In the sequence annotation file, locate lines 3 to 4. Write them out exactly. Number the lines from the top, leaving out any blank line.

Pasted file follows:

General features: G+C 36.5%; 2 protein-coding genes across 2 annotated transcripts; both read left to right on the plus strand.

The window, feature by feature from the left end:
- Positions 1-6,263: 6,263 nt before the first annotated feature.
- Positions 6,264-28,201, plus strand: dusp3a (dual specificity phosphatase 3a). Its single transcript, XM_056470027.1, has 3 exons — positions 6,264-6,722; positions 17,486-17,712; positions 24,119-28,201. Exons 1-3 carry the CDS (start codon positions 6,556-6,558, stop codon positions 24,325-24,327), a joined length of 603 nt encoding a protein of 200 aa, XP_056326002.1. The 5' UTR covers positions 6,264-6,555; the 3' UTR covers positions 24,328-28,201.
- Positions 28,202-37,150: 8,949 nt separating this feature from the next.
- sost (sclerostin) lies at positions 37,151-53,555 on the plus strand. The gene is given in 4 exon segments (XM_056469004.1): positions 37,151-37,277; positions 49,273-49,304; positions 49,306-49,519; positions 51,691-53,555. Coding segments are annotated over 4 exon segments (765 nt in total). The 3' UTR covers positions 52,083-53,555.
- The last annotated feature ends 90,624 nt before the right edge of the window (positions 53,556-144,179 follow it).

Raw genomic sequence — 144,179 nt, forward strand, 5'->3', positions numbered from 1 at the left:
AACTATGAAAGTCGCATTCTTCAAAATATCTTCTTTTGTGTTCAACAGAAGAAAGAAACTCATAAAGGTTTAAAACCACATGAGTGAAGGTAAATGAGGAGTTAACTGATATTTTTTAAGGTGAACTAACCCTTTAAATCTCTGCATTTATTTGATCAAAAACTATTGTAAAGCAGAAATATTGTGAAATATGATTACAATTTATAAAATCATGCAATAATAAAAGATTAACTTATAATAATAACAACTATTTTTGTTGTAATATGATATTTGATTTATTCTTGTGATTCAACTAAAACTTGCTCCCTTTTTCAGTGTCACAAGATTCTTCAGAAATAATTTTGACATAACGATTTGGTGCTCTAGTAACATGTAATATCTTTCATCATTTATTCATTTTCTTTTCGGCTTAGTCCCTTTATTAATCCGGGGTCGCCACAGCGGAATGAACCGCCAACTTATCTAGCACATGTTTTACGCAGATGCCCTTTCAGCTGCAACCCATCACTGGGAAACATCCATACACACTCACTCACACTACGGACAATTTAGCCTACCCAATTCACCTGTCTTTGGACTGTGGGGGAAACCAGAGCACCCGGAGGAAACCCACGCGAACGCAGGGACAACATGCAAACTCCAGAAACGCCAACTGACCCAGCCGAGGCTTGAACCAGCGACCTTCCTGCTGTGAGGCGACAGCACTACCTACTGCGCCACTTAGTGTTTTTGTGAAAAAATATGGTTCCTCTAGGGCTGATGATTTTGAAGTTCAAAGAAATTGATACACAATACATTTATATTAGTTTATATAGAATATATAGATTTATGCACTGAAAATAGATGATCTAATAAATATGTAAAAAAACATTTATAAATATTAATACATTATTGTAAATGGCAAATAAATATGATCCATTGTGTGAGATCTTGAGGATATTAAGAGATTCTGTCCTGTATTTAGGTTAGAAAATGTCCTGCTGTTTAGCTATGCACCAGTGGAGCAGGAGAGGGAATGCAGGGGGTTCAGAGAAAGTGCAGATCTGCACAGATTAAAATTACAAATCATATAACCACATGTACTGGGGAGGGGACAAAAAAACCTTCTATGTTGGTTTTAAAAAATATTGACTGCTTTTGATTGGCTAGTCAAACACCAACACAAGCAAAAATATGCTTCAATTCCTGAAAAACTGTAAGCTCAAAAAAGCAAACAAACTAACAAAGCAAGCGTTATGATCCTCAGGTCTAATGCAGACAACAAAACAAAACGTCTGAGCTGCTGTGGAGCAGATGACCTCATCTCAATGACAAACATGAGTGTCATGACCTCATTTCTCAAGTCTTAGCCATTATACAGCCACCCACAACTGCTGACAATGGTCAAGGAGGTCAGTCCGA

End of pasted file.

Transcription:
- Positions 1-6,263: 6,263 nt before the first annotated feature.
- Positions 6,264-28,201, plus strand: dusp3a (dual specificity phosphatase 3a). Its single transcript, XM_056470027.1, has 3 exons — positions 6,264-6,722; positions 17,486-17,712; positions 24,119-28,201. Exons 1-3 carry the CDS (start codon positions 6,556-6,558, stop codon positions 24,325-24,327), a joined length of 603 nt encoding a protein of 200 aa, XP_056326002.1. The 5' UTR covers positions 6,264-6,555; the 3' UTR covers positions 24,328-28,201.